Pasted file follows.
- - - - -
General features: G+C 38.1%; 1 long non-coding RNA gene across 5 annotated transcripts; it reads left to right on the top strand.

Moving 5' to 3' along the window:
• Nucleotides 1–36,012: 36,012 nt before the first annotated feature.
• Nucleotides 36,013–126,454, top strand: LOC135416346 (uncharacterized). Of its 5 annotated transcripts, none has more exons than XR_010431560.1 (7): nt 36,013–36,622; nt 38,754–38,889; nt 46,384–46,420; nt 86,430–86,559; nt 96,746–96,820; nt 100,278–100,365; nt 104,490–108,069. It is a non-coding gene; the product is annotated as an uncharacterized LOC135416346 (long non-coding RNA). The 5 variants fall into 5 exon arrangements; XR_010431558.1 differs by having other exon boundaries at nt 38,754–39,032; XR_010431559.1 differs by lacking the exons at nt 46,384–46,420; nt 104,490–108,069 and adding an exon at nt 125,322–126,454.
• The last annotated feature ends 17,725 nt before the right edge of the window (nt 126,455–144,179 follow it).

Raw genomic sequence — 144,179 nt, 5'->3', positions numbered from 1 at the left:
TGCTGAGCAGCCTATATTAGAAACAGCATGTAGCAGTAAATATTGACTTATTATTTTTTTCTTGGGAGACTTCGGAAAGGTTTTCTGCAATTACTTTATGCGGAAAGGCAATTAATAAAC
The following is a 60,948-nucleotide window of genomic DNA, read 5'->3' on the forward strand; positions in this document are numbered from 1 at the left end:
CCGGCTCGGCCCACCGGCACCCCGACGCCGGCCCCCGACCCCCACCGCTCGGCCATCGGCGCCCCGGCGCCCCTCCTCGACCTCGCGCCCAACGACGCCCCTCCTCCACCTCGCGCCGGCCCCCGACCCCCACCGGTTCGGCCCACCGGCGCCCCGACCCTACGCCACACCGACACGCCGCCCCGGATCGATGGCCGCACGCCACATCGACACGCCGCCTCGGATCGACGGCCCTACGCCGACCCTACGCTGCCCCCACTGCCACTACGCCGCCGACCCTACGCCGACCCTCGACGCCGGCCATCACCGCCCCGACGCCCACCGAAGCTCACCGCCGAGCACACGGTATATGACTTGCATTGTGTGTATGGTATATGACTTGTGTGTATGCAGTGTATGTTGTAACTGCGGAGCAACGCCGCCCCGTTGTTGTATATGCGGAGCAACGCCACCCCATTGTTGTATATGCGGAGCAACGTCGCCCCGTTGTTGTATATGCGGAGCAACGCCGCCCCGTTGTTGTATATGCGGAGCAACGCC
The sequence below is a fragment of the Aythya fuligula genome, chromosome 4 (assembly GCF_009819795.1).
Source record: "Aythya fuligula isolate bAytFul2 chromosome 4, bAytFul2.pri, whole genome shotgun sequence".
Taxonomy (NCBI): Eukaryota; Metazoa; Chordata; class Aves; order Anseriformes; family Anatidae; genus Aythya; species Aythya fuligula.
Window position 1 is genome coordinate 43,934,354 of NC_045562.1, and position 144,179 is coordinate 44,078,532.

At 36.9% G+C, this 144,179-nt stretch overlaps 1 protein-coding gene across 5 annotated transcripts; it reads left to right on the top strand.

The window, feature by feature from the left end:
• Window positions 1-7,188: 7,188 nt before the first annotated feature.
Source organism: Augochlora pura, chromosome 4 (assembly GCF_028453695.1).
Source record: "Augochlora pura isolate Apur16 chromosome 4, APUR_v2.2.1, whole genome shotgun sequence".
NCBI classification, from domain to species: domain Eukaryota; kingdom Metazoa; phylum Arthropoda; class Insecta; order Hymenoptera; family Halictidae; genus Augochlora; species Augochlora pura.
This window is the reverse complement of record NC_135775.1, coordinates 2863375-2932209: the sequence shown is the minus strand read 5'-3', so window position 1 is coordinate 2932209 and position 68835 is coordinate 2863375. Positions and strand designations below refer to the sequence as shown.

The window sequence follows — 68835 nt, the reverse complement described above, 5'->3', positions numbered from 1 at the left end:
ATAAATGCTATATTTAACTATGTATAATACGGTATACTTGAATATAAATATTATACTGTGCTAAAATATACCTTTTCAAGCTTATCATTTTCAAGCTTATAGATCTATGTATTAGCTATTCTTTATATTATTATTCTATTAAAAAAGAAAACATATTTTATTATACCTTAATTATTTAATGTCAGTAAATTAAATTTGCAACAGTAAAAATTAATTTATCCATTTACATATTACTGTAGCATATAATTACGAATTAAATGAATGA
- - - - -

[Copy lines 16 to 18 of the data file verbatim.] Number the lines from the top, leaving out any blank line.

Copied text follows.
• Window positions 1-7,188: 7,188 nt before the first annotated feature.
Source organism: Augochlora pura, chromosome 4 (assembly GCF_028453695.1).
Source record: "Augochlora pura isolate Apur16 chromosome 4, APUR_v2.2.1, whole genome shotgun sequence".